The U.S. national gay-rights movement suffered a crushing defeat at the ballot box in Maine on Tuesday (November 3) as voters decided to repeal the state’s new law allowing same-sex marriage. The referendum was held in conjunction with an array of gubernatorial and mayoral races in major American cities. Had the vote upheld the civil marriage bill, Maine would have been the first state in the nation to legalize same-sex marriage at the ballot box. So far, five states have sanctioned gay marriage through court or legislative action, while Maine joins 30 other states that have overturned similar political decisions in their home territory through a popular vote.
The decision is all the more significant given the fact that gay-rights supporters considered this to be their best opportunity to capture public opinion. Maine was viewed as the most open to same-sex marriage and is also one of the least religious states in the US. Despite gay leaders blaming their loss on their opponent’s TV advertisements, they had in fact raised and spent much more on their campaign than supporters of the repeal.
However, Dr Robert Gagnon, author of The Bible and Homosexual Practice, questions whether the strategy adopted by those who pushed for the repeal was the right one. In an open letter to the leaders of ‘Stand for Marriage Maine’, Gagnon asks if the movement’s support for certain ‘domestic partnerships’ and sexual orientation laws in fact represent a concession that will ultimately undermine their intention to preserve traditional marriage. Gagnon is the associate professor of the New Testament at Pittsburgh Theological Seminary and one of the most well-respected Christian authors on the topic of Homosexuality. His letter is also relevant for Christians in New Zealand, given the Civil Union Act (passed here in 2004 and supposedly supported by many Christians), which recognizes same-sex relationships as marriages in almost everything but the name.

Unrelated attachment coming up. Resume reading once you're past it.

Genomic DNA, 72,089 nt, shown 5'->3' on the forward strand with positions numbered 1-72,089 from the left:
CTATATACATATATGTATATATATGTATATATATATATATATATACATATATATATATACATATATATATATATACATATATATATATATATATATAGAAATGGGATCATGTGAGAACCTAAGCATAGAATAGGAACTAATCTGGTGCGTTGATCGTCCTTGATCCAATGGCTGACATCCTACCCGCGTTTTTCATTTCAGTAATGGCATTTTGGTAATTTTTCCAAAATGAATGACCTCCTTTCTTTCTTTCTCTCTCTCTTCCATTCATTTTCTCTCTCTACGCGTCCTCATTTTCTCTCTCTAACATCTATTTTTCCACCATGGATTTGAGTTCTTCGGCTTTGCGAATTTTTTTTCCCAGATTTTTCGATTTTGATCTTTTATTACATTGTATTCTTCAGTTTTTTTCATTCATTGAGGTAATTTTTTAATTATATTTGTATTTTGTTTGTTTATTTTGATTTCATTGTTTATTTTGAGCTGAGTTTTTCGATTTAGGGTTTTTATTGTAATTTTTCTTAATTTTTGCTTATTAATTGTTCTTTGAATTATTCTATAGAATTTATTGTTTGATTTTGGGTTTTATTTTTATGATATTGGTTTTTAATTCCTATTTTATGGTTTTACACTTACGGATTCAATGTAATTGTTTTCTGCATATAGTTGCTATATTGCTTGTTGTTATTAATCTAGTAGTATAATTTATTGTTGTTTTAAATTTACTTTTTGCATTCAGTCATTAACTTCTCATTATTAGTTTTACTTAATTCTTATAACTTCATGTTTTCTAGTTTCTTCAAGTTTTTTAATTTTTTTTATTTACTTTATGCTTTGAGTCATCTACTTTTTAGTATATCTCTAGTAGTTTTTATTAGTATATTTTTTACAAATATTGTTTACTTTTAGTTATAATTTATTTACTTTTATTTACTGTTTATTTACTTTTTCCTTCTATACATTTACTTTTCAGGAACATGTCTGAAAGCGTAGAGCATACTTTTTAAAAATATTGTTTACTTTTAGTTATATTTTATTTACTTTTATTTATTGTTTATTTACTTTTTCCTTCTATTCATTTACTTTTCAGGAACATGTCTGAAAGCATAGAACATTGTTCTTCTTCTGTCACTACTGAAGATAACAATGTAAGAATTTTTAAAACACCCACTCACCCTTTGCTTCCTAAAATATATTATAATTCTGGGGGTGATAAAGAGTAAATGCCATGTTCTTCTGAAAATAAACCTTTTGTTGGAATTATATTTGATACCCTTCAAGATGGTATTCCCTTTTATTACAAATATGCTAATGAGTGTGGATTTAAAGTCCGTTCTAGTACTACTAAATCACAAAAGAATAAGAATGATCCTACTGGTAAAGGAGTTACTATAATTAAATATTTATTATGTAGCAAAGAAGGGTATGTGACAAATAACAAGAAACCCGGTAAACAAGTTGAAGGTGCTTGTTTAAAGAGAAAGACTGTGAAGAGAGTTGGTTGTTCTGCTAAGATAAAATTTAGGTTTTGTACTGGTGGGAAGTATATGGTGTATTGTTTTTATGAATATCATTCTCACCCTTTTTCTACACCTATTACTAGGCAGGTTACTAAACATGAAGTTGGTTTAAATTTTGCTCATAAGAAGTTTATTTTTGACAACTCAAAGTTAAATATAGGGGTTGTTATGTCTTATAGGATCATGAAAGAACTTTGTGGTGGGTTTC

To Frank Schubert and other Stand for Marriage Maine leaders,
I’m glad that you helped to overturn the gay marriage law in Maine but am very disappointed to discover today that you had supported homosexual “domestic partnership” and “sexual orientation” laws in your most recent television ad (here). In that ad you say:
“Abandoning traditional marriage entails real consequences, yet we want to be tolerant of gays. Maine’s Domestic Partnership laws provide substantial legal protection for gay couples. Any problems remaining can be addressed without dismantling traditional marriage. It’s possible to support the civil rights of all citizens and protect traditional marriage at the same time.”
Such a concession provokes the following questions: Why don’t you go all the way and support domestic partnerships and special civil rights protections for adult-committed polyamorous unions and adult-committed incestuous unions? Why shouldn’t these unions have the same protections as homosexual unions? Intrinsic measurable harm cannot be demonstrated for any of these three groups, only disproportionately high rates of harm.